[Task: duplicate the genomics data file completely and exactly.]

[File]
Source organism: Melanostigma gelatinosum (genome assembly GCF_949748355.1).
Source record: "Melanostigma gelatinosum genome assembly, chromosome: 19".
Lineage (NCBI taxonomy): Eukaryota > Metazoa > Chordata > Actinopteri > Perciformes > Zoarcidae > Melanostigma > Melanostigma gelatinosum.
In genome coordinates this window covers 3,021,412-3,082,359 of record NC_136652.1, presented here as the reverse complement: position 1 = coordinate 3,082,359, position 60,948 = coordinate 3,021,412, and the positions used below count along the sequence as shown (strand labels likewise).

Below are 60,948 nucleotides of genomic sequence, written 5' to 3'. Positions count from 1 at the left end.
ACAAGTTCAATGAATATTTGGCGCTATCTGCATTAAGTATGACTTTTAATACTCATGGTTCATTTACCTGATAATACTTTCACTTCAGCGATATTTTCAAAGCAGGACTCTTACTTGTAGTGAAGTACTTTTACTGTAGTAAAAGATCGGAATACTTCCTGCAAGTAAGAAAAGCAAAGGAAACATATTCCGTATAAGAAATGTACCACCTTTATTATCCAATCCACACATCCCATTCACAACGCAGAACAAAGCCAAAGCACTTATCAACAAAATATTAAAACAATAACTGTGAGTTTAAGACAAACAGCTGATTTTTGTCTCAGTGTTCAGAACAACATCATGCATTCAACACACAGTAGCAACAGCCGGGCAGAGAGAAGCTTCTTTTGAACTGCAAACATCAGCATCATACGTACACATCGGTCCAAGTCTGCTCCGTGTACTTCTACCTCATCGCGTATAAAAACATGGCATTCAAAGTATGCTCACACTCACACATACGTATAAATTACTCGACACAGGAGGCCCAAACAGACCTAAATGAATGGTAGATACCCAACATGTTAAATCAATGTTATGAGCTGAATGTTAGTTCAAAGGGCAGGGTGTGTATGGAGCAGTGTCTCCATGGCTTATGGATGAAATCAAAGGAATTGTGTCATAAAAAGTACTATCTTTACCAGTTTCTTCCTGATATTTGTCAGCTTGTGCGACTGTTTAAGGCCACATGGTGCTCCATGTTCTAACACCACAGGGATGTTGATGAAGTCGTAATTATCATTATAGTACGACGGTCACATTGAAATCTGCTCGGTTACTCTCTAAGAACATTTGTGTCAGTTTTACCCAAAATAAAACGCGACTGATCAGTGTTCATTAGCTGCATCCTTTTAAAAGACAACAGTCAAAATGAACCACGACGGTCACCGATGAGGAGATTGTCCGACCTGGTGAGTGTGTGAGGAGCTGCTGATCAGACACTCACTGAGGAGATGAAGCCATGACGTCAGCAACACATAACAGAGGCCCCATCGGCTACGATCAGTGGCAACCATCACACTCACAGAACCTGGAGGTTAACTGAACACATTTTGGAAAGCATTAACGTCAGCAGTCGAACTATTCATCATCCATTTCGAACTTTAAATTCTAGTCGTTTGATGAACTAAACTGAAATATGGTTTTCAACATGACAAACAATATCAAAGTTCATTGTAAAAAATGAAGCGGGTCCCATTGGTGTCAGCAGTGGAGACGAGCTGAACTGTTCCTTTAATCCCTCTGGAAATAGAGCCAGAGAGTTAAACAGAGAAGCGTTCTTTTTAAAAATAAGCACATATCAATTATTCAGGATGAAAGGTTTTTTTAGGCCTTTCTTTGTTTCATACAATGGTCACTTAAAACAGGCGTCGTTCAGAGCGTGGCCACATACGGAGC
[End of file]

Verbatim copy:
Source organism: Melanostigma gelatinosum (genome assembly GCF_949748355.1).
Source record: "Melanostigma gelatinosum genome assembly, chromosome: 19".
Lineage (NCBI taxonomy): Eukaryota > Metazoa > Chordata > Actinopteri > Perciformes > Zoarcidae > Melanostigma > Melanostigma gelatinosum.
In genome coordinates this window covers 3,021,412-3,082,359 of record NC_136652.1, presented here as the reverse complement: position 1 = coordinate 3,082,359, position 60,948 = coordinate 3,021,412, and the positions used below count along the sequence as shown (strand labels likewise).

Below are 60,948 nucleotides of genomic sequence, written 5' to 3'. Positions count from 1 at the left end.
ACAAGTTCAATGAATATTTGGCGCTATCTGCATTAAGTATGACTTTTAATACTCATGGTTCATTTACCTGATAATACTTTCACTTCAGCGATATTTTCAAAGCAGGACTCTTACTTGTAGTGAAGTACTTTTACTGTAGTAAAAGATCGGAATACTTCCTGCAAGTAAGAAAAGCAAAGGAAACATATTCCGTATAAGAAATGTACCACCTTTATTATCCAATCCACACATCCCATTCACAACGCAGAACAAAGCCAAAGCACTTATCAACAAAATATTAAAACAATAACTGTGAGTTTAAGACAAACAGCTGATTTTTGTCTCAGTGTTCAGAACAACATCATGCATTCAACACACAGTAGCAACAGCCGGGCAGAGAGAAGCTTCTTTTGAACTGCAAACATCAGCATCATACGTACACATCGGTCCAAGTCTGCTCCGTGTACTTCTACCTCATCGCGTATAAAAACATGGCATTCAAAGTATGCTCACACTCACACATACGTATAAATTACTCGACACAGGAGGCCCAAACAGACCTAAATGAATGGTAGATACCCAACATGTTAAATCAATGTTATGAGCTGAATGTTAGTTCAAAGGGCAGGGTGTGTATGGAGCAGTGTCTCCATGGCTTATGGATGAAATCAAAGGAATTGTGTCATAAAAAGTACTATCTTTACCAGTTTCTTCCTGATATTTGTCAGCTTGTGCGACTGTTTAAGGCCACATGGTGCTCCATGTTCTAACACCACAGGGATGTTGATGAAGTCGTAATTATCATTATAGTACGACGGTCACATTGAAATCTGCTCGGTTACTCTCTAAGAACATTTGTGTCAGTTTTACCCAAAATAAAACGCGACTGATCAGTGTTCATTAGCTGCATCCTTTTAAAAGACAACAGTCAAAATGAACCACGACGGTCACCGATGAGGAGATTGTCCGACCTGGTGAGTGTGTGAGGAGCTGCTGATCAGACACTCACTGAGGAGATGAAGCCATGACGTCAGCAACACATAACAGAGGCCCCATCGGCTACGATCAGTGGCAACCATCACACTCACAGAACCTGGAGGTTAACTGAACACATTTTGGAAAGCATTAACGTCAGCAGTCGAACTATTCATCATCCATTTCGAACTTTAAATTCTAGTCGTTTGATGAACTAAACTGAAATATGGTTTTCAACATGACAAACAATATCAAAGTTCATTGTAAAAAATGAAGCGGGTCCCATTGGTGTCAGCAGTGGAGACGAGCTGAACTGTTCCTTTAATCCCTCTGGAAATAGAGCCAGAGAGTTAAACAGAGAAGCGTTCTTTTTAAAAATAAGCACATATCAATTATTCAGGATGAAAGGTTTTTTTAGGCCTTTCTTTGTTTCATACAATGGTCACTTAAAACAGGCGTCGTTCAGAGCGTGGCCACATACGGAGC